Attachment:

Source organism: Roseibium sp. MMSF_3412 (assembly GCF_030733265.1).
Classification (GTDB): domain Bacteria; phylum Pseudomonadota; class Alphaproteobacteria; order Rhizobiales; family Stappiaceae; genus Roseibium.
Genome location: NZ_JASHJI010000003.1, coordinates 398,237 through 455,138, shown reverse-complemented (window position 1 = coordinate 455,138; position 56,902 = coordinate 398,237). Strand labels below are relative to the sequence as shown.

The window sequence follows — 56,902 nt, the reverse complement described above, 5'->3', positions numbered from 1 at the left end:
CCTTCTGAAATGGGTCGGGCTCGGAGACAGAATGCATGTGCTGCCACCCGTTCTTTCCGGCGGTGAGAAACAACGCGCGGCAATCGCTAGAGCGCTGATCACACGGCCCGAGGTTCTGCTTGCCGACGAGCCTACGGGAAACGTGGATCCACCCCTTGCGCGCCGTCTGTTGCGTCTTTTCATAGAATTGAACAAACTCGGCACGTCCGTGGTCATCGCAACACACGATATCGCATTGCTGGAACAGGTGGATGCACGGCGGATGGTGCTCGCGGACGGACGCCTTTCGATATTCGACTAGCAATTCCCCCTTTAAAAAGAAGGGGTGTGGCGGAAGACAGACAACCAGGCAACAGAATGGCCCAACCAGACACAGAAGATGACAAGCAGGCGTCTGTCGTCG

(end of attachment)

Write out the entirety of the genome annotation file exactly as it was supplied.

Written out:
Source organism: Roseibium sp. MMSF_3412 (assembly GCF_030733265.1).
Classification (GTDB): domain Bacteria; phylum Pseudomonadota; class Alphaproteobacteria; order Rhizobiales; family Stappiaceae; genus Roseibium.
Genome location: NZ_JASHJI010000003.1, coordinates 398,237 through 455,138, shown reverse-complemented (window position 1 = coordinate 455,138; position 56,902 = coordinate 398,237). Strand labels below are relative to the sequence as shown.

The window sequence follows — 56,902 nt, the reverse complement described above, 5'->3', positions numbered from 1 at the left end:
CCTTCTGAAATGGGTCGGGCTCGGAGACAGAATGCATGTGCTGCCACCCGTTCTTTCCGGCGGTGAGAAACAACGCGCGGCAATCGCTAGAGCGCTGATCACACGGCCCGAGGTTCTGCTTGCCGACGAGCCTACGGGAAACGTGGATCCACCCCTTGCGCGCCGTCTGTTGCGTCTTTTCATAGAATTGAACAAACTCGGCACGTCCGTGGTCATCGCAACACACGATATCGCATTGCTGGAACAGGTGGATGCACGGCGGATGGTGCTCGCGGACGGACGCCTTTCGATATTCGACTAGCAATTCCCCCTTTAAAAAGAAGGGGTGTGGCGGAAGACAGACAACCAGGCAACAGAATGGCCCAACCAGACACAGAAGATGACAAGCAGGCGTCTGTCGTCG